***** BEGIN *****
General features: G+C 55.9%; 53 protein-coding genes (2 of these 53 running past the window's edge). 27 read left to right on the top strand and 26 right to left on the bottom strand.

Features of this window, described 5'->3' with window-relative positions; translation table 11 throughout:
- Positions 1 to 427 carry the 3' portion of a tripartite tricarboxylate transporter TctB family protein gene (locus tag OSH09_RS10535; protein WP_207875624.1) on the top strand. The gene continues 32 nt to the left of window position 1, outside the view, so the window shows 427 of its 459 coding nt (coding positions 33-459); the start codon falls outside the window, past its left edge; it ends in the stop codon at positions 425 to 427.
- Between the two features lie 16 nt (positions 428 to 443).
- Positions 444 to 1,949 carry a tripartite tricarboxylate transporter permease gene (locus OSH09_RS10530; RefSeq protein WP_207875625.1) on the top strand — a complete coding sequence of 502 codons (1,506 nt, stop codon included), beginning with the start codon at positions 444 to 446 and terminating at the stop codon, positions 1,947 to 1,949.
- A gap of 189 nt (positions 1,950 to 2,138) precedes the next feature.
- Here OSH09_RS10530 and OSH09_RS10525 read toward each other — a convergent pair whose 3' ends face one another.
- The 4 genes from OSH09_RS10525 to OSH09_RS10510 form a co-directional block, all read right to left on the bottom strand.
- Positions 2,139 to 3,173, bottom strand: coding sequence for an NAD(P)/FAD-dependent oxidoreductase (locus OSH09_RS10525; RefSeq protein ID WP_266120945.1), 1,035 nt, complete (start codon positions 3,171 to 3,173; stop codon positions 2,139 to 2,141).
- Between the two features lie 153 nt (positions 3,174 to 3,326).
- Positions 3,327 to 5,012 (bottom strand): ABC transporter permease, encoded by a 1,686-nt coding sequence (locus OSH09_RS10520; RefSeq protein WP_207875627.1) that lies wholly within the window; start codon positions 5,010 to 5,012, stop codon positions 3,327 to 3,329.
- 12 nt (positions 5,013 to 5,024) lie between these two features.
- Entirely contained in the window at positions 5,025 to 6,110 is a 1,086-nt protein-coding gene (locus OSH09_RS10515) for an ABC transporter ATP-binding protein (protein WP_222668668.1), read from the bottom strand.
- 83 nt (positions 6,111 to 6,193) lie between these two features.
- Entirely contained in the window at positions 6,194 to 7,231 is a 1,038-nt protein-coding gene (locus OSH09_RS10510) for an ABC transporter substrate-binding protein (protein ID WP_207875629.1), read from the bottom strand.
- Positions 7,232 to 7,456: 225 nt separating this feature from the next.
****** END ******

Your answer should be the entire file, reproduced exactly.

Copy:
General features: G+C 55.9%; 53 protein-coding genes (2 of these 53 running past the window's edge). 27 read left to right on the top strand and 26 right to left on the bottom strand.

Features of this window, described 5'->3' with window-relative positions; translation table 11 throughout:
- Positions 1 to 427 carry the 3' portion of a tripartite tricarboxylate transporter TctB family protein gene (locus tag OSH09_RS10535; protein WP_207875624.1) on the top strand. The gene continues 32 nt to the left of window position 1, outside the view, so the window shows 427 of its 459 coding nt (coding positions 33-459); the start codon falls outside the window, past its left edge; it ends in the stop codon at positions 425 to 427.
- Between the two features lie 16 nt (positions 428 to 443).
- Positions 444 to 1,949 carry a tripartite tricarboxylate transporter permease gene (locus OSH09_RS10530; RefSeq protein WP_207875625.1) on the top strand — a complete coding sequence of 502 codons (1,506 nt, stop codon included), beginning with the start codon at positions 444 to 446 and terminating at the stop codon, positions 1,947 to 1,949.
- A gap of 189 nt (positions 1,950 to 2,138) precedes the next feature.
- Here OSH09_RS10530 and OSH09_RS10525 read toward each other — a convergent pair whose 3' ends face one another.
- The 4 genes from OSH09_RS10525 to OSH09_RS10510 form a co-directional block, all read right to left on the bottom strand.
- Positions 2,139 to 3,173, bottom strand: coding sequence for an NAD(P)/FAD-dependent oxidoreductase (locus OSH09_RS10525; RefSeq protein ID WP_266120945.1), 1,035 nt, complete (start codon positions 3,171 to 3,173; stop codon positions 2,139 to 2,141).
- Between the two features lie 153 nt (positions 3,174 to 3,326).
- Positions 3,327 to 5,012 (bottom strand): ABC transporter permease, encoded by a 1,686-nt coding sequence (locus OSH09_RS10520; RefSeq protein WP_207875627.1) that lies wholly within the window; start codon positions 5,010 to 5,012, stop codon positions 3,327 to 3,329.
- 12 nt (positions 5,013 to 5,024) lie between these two features.
- Entirely contained in the window at positions 5,025 to 6,110 is a 1,086-nt protein-coding gene (locus OSH09_RS10515) for an ABC transporter ATP-binding protein (protein WP_222668668.1), read from the bottom strand.
- 83 nt (positions 6,111 to 6,193) lie between these two features.
- Entirely contained in the window at positions 6,194 to 7,231 is a 1,038-nt protein-coding gene (locus OSH09_RS10510) for an ABC transporter substrate-binding protein (protein ID WP_207875629.1), read from the bottom strand.
- Positions 7,232 to 7,456: 225 nt separating this feature from the next.